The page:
New Delhi, Apr 13 (ANI): No merchant ship under the escort of an Indian Naval warship has been hijacked since 2008 in the Gulf of Aden and more than 15 piracy attempts have been prevented by Indian Naval warships.
INS Betwa with an armed helicopter and Marine Commando team has replaced INS Beas on anti piracy patrol in the Gulf of Aden recently. She is the 16th Indian Naval ship to be deployed since Oct 2008, a Ministry of Defence release said.
During this period, Indian Naval ships have safely escorted more than 930 merchant ships of different nationalities, with, over 7780 Indians as crew. These include over 124 Indian flagged merchant ships.
In view of the risk of piracy, most of the merchant vessels now transit through the Gulf of Aden where a large number of warships are deployed.
Only limited number of vessels operate off the East coast of Africa or Somalia. Several Indian Dhows, however, continue to engage in regular trade between Persian Gulf / India and ports on the East coast of Africa and Somalia.
The owners and crew of these dhows are fully aware of the risks and dangers of operating so close to the Somali coast, but they continue to do so probably for commercial considerations.
Pirates do not usually seek ransom from dhow owners, but dhows are attractive vessels for use as "mother ships" to launch further piracy attacks on other merchant vessels.
In addition to India, warships of other countries are also operating in the Gulf of Aden. On an average 16 - 18 warships are deployed in the Gulf of Aden at any given time, which is indicative of the seriousness of the problem of piracy.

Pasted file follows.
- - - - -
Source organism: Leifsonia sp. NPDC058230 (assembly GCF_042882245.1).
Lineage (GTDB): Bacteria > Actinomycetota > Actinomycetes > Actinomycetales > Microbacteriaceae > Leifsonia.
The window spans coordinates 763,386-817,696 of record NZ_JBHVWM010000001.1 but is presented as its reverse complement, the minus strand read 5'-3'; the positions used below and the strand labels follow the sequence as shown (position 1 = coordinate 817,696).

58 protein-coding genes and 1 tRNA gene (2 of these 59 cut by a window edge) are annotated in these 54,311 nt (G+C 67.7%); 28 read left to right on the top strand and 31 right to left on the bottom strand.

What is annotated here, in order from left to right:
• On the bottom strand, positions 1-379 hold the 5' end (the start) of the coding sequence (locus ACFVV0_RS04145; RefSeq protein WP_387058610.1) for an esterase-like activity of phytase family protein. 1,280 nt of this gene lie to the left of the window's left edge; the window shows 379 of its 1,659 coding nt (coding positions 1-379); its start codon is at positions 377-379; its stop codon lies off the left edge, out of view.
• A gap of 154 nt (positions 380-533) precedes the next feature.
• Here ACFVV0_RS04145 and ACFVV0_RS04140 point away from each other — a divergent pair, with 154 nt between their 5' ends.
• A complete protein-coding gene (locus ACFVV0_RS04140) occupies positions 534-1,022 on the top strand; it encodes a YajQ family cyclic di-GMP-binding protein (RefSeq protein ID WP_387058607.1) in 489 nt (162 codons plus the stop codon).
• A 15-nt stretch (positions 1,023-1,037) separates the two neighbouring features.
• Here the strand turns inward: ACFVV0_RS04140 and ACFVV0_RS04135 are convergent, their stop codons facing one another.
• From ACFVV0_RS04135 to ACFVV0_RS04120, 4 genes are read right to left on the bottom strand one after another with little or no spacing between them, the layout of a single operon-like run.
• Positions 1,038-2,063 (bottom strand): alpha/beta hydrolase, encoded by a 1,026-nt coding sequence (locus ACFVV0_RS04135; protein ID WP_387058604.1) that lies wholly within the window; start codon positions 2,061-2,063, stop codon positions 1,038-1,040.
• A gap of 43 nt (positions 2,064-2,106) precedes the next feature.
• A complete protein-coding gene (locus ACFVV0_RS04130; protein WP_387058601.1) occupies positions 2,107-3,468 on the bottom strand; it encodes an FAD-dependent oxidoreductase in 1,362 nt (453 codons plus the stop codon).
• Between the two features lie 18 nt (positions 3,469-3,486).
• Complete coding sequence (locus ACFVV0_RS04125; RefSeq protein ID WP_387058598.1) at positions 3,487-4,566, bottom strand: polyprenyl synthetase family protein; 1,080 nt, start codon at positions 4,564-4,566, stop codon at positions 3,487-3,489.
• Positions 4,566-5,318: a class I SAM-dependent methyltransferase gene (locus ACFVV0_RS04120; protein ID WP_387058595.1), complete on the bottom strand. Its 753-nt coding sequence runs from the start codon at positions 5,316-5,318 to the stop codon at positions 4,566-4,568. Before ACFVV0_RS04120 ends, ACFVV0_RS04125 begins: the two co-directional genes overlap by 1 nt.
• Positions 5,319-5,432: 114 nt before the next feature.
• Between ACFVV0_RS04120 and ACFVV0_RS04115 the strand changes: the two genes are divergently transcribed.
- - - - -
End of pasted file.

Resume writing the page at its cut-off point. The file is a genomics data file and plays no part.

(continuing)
As a result, the number of successful piracy attempts in the Gulf of Aden has shown a downward trend, but piracy is spreading away from the Gulf of Aden deeper into the Indian Ocean. Dhows are suitable craft for supporting the pirates at such distances.
It is for this reason that Dhow owners have been repeatedly advised to avoid the piracy prone areas off Somalia. Despite the advisories issued by the DG Shipping, Indian dhows continue to operate in these piracy infested areas, placing at risk the lives of Indian crew onboard.
Though periodic incidents of hijacking of dhows had been reported earlier, in the past few days, there has been a spurt of reports indicating hijackings of Indian dhows off Somalia.
Reports also indicate that most of the dhows have been released safely and only two dhows are still in captivity. This indicates that that the hijackings of the dhows are normally not linked to ransom nor are they life threatening for the hijacked crew.
Not withstanding the presence of a large number of multinational naval forces in the Gulf of Aden, the contribution of the Indian Navy for anti piracy efforts in the region will continue in future. (ANI)